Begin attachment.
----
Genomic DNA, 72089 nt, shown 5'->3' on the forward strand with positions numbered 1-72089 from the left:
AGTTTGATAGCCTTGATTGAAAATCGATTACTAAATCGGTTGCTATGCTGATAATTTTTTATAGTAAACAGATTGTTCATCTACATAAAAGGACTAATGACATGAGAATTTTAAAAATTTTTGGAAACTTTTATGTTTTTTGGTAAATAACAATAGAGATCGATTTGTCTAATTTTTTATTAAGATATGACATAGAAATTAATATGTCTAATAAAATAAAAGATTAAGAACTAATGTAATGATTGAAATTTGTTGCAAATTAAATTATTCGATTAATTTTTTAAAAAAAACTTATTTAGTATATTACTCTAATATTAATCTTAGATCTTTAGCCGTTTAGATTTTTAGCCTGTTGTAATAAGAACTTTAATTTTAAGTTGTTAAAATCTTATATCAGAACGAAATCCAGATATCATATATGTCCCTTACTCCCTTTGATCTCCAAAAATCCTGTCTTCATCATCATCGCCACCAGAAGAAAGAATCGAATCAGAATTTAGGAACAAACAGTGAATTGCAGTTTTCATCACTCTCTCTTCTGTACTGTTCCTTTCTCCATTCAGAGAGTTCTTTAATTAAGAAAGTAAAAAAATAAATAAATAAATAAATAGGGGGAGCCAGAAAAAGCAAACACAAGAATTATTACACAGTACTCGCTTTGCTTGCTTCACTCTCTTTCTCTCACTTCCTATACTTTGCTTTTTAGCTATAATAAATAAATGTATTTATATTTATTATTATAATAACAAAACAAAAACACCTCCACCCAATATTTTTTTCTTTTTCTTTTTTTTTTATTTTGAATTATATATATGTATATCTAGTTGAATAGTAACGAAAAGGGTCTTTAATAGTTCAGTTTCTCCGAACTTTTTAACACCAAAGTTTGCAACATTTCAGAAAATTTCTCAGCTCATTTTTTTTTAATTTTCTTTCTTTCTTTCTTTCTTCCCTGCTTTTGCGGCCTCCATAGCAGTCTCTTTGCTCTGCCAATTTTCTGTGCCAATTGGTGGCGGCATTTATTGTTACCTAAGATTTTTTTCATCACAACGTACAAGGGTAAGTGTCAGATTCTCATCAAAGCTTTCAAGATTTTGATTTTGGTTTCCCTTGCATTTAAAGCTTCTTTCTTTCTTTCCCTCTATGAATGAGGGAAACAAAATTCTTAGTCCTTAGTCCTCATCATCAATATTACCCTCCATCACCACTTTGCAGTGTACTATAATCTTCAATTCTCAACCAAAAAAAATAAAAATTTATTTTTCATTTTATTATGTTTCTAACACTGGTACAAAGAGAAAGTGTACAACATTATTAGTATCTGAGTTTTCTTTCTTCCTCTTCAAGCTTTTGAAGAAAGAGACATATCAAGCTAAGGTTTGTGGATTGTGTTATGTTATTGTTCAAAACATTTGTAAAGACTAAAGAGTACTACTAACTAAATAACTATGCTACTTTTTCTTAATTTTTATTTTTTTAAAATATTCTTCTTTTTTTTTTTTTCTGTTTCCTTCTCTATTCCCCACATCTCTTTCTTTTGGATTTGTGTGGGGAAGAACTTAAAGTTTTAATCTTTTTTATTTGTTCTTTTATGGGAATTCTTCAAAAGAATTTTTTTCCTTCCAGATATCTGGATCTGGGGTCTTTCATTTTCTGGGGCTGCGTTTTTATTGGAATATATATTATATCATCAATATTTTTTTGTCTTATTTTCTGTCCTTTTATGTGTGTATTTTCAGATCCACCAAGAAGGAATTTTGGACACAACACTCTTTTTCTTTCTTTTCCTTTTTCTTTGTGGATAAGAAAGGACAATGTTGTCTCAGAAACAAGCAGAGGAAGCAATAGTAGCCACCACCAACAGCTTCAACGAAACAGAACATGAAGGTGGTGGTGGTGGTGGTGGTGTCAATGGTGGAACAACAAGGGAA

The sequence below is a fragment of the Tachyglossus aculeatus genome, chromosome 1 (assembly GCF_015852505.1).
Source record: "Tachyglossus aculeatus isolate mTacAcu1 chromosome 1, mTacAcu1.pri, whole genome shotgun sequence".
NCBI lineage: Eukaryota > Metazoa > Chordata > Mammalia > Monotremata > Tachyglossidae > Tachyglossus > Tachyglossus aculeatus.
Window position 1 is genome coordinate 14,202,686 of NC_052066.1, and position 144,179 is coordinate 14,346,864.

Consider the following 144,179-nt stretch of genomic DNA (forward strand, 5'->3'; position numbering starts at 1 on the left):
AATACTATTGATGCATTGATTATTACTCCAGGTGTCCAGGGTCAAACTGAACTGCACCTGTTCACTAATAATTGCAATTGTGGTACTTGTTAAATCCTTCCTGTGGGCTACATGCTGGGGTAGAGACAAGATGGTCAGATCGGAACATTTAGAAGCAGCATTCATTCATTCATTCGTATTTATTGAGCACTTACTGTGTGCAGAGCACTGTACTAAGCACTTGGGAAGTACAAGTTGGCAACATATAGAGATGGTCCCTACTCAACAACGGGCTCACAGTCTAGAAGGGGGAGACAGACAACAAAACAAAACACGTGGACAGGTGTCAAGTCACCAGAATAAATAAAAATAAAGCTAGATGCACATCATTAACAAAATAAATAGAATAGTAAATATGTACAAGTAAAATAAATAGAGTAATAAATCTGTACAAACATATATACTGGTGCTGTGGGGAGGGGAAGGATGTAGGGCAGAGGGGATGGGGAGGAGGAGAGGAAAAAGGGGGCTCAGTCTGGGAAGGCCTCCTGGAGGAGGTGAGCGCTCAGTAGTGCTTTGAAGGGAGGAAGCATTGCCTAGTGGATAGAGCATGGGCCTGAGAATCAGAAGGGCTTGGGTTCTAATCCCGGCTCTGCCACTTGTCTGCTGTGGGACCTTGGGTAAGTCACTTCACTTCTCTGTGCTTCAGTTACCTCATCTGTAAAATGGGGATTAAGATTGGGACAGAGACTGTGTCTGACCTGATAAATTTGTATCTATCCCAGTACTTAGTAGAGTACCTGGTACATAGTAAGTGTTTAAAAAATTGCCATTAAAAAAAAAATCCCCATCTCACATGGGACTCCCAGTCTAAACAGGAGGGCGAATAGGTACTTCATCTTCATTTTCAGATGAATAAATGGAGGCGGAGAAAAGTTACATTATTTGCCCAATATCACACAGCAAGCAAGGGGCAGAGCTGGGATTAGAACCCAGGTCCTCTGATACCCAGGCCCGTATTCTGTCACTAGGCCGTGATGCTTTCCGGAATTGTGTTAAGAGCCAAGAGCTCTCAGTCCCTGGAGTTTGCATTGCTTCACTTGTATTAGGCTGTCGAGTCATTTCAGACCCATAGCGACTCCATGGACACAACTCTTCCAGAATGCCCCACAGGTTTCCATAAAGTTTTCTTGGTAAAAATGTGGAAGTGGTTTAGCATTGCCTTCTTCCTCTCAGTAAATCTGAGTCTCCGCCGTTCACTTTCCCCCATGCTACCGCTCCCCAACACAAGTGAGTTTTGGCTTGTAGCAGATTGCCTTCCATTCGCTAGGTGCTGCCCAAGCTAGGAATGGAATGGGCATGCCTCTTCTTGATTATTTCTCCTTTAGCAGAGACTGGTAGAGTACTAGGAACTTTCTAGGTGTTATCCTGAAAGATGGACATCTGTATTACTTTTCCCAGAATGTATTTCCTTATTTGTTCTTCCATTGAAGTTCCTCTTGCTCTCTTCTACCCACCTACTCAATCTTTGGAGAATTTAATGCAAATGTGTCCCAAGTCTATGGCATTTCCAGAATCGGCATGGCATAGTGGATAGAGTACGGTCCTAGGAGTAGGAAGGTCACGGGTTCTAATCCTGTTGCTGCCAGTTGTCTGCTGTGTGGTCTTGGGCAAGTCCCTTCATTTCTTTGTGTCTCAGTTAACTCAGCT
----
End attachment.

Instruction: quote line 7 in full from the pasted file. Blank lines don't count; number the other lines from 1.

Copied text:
Consider the following 144,179-nt stretch of genomic DNA (forward strand, 5'->3'; position numbering starts at 1 on the left):